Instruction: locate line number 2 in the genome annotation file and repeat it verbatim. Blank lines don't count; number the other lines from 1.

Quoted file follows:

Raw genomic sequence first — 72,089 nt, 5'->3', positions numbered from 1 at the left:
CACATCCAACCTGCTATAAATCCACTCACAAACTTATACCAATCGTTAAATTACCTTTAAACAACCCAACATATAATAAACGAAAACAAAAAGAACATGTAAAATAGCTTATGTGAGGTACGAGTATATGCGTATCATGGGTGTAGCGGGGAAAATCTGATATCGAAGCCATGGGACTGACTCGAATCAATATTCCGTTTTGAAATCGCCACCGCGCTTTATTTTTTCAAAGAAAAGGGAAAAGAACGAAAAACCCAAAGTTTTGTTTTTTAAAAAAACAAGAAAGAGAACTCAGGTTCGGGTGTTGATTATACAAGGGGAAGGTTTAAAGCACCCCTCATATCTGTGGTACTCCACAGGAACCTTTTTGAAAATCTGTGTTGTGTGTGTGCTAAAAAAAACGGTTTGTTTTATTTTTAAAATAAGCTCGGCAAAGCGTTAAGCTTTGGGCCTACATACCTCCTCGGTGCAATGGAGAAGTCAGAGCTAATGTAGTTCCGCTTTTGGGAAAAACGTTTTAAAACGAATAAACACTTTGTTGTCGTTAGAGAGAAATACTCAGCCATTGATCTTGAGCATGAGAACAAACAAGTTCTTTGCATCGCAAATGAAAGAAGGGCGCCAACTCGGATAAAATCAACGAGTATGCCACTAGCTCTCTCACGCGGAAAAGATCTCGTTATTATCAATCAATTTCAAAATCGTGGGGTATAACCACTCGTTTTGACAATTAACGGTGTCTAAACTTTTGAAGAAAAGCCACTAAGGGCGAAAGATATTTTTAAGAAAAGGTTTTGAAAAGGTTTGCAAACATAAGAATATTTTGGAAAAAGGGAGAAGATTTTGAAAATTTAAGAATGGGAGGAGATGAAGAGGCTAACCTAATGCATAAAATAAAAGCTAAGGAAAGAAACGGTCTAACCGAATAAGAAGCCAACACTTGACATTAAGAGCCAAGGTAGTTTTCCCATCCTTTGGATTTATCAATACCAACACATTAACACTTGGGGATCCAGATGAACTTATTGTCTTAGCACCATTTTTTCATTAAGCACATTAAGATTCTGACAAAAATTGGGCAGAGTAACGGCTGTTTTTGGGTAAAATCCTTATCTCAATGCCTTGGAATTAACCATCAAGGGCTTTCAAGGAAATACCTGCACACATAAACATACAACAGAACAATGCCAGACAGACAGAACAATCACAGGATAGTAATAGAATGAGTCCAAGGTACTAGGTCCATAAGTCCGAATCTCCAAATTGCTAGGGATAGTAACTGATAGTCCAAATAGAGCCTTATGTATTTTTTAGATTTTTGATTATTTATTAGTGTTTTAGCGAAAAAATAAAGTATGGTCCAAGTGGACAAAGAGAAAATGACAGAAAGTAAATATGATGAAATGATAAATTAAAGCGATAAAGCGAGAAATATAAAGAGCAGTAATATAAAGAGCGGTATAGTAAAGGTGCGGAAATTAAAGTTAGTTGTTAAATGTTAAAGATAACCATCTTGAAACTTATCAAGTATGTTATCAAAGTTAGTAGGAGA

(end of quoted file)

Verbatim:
CACATCCAACCTGCTATAAATCCACTCACAAACTTATACCAATCGTTAAATTACCTTTAAACAACCCAACATATAATAAACGAAAACAAAAAGAACATGTAAAATAGCTTATGTGAGGTACGAGTATATGCGTATCATGGGTGTAGCGGGGAAAATCTGATATCGAAGCCATGGGACTGACTCGAATCAATATTCCGTTTTGAAATCGCCACCGCGCTTTATTTTTTCAAAGAAAAGGGAAAAGAACGAAAAACCCAAAGTTTTGTTTTTTAAAAAAACAAGAAAGAGAACTCAGGTTCGGGTGTTGATTATACAAGGGGAAGGTTTAAAGCACCCCTCATATCTGTGGTACTCCACAGGAACCTTTTTGAAAATCTGTGTTGTGTGTGTGCTAAAAAAAACGGTTTGTTTTATTTTTAAAATAAGCTCGGCAAAGCGTTAAGCTTTGGGCCTACATACCTCCTCGGTGCAATGGAGAAGTCAGAGCTAATGTAGTTCCGCTTTTGGGAAAAACGTTTTAAAACGAATAAACACTTTGTTGTCGTTAGAGAGAAATACTCAGCCATTGATCTTGAGCATGAGAACAAACAAGTTCTTTGCATCGCAAATGAAAGAAGGGCGCCAACTCGGATAAAATCAACGAGTATGCCACTAGCTCTCTCACGCGGAAAAGATCTCGTTATTATCAATCAATTTCAAAATCGTGGGGTATAACCACTCGTTTTGACAATTAACGGTGTCTAAACTTTTGAAGAAAAGCCACTAAGGGCGAAAGATATTTTTAAGAAAAGGTTTTGAAAAGGTTTGCAAACATAAGAATATTTTGGAAAAAGGGAGAAGATTTTGAAAATTTAAGAATGGGAGGAGATGAAGAGGCTAACCTAATGCATAAAATAAAAGCTAAGGAAAGAAACGGTCTAACCGAATAAGAAGCCAACACTTGACATTAAGAGCCAAGGTAGTTTTCCCATCCTTTGGATTTATCAATACCAACACATTAACACTTGGGGATCCAGATGAACTTATTGTCTTAGCACCATTTTTTCATTAAGCACATTAAGATTCTGACAAAAATTGGGCAGAGTAACGGCTGTTTTTGGGTAAAATCCTTATCTCAATGCCTTGGAATTAACCATCAAGGGCTTTCAAGGAAATACCTGCACACATAAACATACAACAGAACAATGCCAGACAGACAGAACAATCACAGGATAGTAATAGAATGAGTCCAAGGTACTAGGTCCATAAGTCCGAATCTCCAAATTGCTAGGGATAGTAACTGATAGTCCAAATAGAGCCTTATGTATTTTTTAGATTTTTGATTATTTATTAGTGTTTTAGCGAAAAAATAAAGTATGGTCCAAGTGGACAAAGAGAAAATGACAGAAAGTAAATATGATGAAATGATAAATTAAAGCGATAAAGCGAGAAATATAAAGAGCAGTAATATAAAGAGCGGTATAGTAAAGGTGCGGAAATTAAAGTTAGTTGTTAAATGTTAAAGATAACCATCTTGAAACTTATCAAGTATGTTATCAAAGTTAGTAGGAGA